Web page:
because I could be her, you know.
I could be anybody:
the lovely face you call home
the leader you call hero
the woman you call god. 

I could be anybody
anywhere else
I could be something else
if only I had the courage to try
and leave a little
to build myself from scratch
steal the nose of that woman on the street
the brain of that man on the phone
the laugh of that child on a ride
and that body you see on the

I could be the world’s greatest liar
if only I could avert my eyes
from everyone I ever loved
excluding myself.

I would stare and stare
into the mirror each day
hoping to convince
the greatest liar of all
the truth of what I am not
and the truth of who I long to be. 

The voices in my head
talk to each other at the dinner table
debating the reasons why
I’m so unhappy to stay.
They’re convinced that
taking away all that I know
will give me the wisdom to realize
all that I truly am. 

Utterly sold on the idea that
these round holes
in my square heart
will give me the power to create
who I am
to be reborn
again and again.

I wish could I start over
just get up and go
meet those strangers on the street
and tell them
no matter how hard you try
those boxes are all
you will ever know.

“Silence woke her” by Jordan Nishkian

She was used to symphonic traffic
seeping through his studio walls:

rolling over
to blaring horns,
syncing her lungs
to dull roars of diesel,
shielding him from shrieking brakes—

right hand finding heartbeat,
left hand inhabiting hair,

eyes open enough
to see his shoulder bathe
in traffic cues and neon.

Poems by Samina Parveen


I believe in revenge
It’s stubborn just like my dying husband’s heartbeats,
Seeing scarlet rivers flow throw his stomach, profusely
My heart asunder, tears flowing with the vermilion agony
Dear stranger, you took away my heaven and brought hell,
I hope I bring you the worst of hell too.
Karma is an endless chain
I believe in revenge, Pain for pain
Cacophony of screams vibrating in my ears,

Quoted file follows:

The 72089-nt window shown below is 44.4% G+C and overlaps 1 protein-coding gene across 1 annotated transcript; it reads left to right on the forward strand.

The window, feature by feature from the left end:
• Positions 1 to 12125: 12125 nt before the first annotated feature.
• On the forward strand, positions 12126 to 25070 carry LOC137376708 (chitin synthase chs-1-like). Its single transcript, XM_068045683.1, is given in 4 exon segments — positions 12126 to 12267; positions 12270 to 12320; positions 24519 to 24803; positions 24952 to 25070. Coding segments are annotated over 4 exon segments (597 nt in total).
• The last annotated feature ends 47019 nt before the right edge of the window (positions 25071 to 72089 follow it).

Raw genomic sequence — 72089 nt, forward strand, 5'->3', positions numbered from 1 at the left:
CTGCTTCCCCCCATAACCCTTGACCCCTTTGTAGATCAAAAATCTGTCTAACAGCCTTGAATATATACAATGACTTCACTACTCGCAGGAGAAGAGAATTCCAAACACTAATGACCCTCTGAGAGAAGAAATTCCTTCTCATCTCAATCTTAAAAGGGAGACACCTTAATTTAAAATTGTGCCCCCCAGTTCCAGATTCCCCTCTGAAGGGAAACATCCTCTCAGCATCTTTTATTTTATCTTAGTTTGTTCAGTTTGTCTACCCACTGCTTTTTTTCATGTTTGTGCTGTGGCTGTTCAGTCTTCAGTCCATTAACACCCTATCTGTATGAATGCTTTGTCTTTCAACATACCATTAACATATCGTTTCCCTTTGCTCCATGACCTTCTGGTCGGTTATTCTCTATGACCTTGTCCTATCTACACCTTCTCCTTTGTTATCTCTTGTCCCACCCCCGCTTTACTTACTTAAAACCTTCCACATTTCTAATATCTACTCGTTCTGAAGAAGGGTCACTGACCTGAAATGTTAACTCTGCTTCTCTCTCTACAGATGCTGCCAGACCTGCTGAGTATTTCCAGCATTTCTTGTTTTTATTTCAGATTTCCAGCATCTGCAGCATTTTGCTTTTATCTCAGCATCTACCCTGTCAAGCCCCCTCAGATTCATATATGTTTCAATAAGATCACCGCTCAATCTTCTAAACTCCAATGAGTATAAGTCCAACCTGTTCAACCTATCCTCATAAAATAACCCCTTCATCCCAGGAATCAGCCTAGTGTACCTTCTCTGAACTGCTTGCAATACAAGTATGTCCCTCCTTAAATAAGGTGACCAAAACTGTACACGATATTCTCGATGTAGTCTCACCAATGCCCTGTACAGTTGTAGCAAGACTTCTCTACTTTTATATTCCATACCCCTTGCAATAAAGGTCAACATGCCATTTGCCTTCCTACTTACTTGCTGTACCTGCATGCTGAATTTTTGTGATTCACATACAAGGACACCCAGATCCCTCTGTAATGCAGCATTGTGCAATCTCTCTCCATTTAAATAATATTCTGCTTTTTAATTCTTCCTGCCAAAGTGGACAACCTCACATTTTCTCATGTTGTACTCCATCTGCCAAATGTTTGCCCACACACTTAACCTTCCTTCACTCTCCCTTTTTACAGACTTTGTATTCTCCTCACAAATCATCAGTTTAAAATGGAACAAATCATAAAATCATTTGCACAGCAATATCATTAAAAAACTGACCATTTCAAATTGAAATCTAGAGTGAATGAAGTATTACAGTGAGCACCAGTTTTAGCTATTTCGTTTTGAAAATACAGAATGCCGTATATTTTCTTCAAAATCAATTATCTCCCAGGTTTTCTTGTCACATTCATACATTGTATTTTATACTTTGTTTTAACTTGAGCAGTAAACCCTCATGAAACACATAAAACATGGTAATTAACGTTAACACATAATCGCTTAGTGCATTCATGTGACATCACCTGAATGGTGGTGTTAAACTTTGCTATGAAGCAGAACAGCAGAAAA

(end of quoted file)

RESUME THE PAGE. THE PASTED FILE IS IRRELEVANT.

Syncs with my screeches, tears flowing with vermillion agony
Dear stranger, I want to hear your screams which are mellifluous to me
Karma is infinite
I believe in revenge
Eyes rheumy glancing the pain, death playing hide and seek
Knocking catastrophe, tears now blending with vermillion agony almost washed away
Dear stranger, I am silent before the calamity
Karma will reach you.


Vermillion stands for traditional sindoor which is red-orange powder put as a cosmetic. Indian women use it as a sign of their marriage. When the sindoor is smudged off or wiped it indicates the woman has lost her husband.

“Lost in Timezone”

When the plane landed, I gasped
Slowly opening my closed eyes to the world I left behind.
Smelling the wet mud which is still alive, oh petrichor
When the air hostess greets me with a namaste, it’s a feeling of belongingness.
The rain greets me and the wind dances whirling me around
It’s all lost in a timezone

Delhi airport, when I roll my eyes to check if anything has changed in the years. It gives me chills to see the vending machine filled with kurkure, an Indian flavor of lays. It’s all lost in the time zone. When I see the nine mudras on the walls of terminal three. That’s when I get reassurance. that this is my land. Skillfully posing unique Indian architecture reminds me of the missing ingredients of my life.

Time Zones strain me, my friends go to bed earlier than me,